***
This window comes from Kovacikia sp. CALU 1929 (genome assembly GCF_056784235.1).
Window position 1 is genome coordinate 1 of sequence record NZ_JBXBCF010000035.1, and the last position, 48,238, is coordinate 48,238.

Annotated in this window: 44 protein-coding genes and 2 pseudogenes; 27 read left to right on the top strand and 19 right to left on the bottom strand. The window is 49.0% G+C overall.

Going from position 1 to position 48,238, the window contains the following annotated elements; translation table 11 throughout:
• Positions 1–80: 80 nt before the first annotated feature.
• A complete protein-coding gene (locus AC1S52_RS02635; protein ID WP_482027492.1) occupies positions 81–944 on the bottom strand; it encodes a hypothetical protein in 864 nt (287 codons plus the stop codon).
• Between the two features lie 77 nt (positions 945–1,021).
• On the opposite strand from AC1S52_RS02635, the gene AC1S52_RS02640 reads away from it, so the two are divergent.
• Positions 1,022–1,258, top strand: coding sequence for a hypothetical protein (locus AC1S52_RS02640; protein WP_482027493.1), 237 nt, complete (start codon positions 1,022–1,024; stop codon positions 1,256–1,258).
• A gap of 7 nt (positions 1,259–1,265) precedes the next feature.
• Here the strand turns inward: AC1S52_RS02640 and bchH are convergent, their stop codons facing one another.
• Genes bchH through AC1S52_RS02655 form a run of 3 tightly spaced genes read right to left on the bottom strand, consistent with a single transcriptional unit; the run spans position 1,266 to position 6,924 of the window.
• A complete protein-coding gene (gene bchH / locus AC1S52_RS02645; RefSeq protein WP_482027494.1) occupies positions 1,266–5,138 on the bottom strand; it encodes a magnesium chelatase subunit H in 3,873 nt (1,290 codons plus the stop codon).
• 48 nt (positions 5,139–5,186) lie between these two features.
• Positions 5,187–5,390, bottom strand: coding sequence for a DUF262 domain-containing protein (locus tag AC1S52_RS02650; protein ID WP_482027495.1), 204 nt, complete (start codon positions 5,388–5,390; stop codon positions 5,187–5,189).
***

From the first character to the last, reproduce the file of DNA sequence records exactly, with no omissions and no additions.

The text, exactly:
This window comes from Kovacikia sp. CALU 1929 (genome assembly GCF_056784235.1).
Window position 1 is genome coordinate 1 of sequence record NZ_JBXBCF010000035.1, and the last position, 48,238, is coordinate 48,238.

Annotated in this window: 44 protein-coding genes and 2 pseudogenes; 27 read left to right on the top strand and 19 right to left on the bottom strand. The window is 49.0% G+C overall.

Going from position 1 to position 48,238, the window contains the following annotated elements; translation table 11 throughout:
• Positions 1–80: 80 nt before the first annotated feature.
• A complete protein-coding gene (locus AC1S52_RS02635; protein ID WP_482027492.1) occupies positions 81–944 on the bottom strand; it encodes a hypothetical protein in 864 nt (287 codons plus the stop codon).
• Between the two features lie 77 nt (positions 945–1,021).
• On the opposite strand from AC1S52_RS02635, the gene AC1S52_RS02640 reads away from it, so the two are divergent.
• Positions 1,022–1,258, top strand: coding sequence for a hypothetical protein (locus AC1S52_RS02640; protein WP_482027493.1), 237 nt, complete (start codon positions 1,022–1,024; stop codon positions 1,256–1,258).
• A gap of 7 nt (positions 1,259–1,265) precedes the next feature.
• Here the strand turns inward: AC1S52_RS02640 and bchH are convergent, their stop codons facing one another.
• Genes bchH through AC1S52_RS02655 form a run of 3 tightly spaced genes read right to left on the bottom strand, consistent with a single transcriptional unit; the run spans position 1,266 to position 6,924 of the window.
• A complete protein-coding gene (gene bchH / locus AC1S52_RS02645; RefSeq protein WP_482027494.1) occupies positions 1,266–5,138 on the bottom strand; it encodes a magnesium chelatase subunit H in 3,873 nt (1,290 codons plus the stop codon).
• 48 nt (positions 5,139–5,186) lie between these two features.
• Positions 5,187–5,390, bottom strand: coding sequence for a DUF262 domain-containing protein (locus tag AC1S52_RS02650; protein ID WP_482027495.1), 204 nt, complete (start codon positions 5,388–5,390; stop codon positions 5,187–5,189).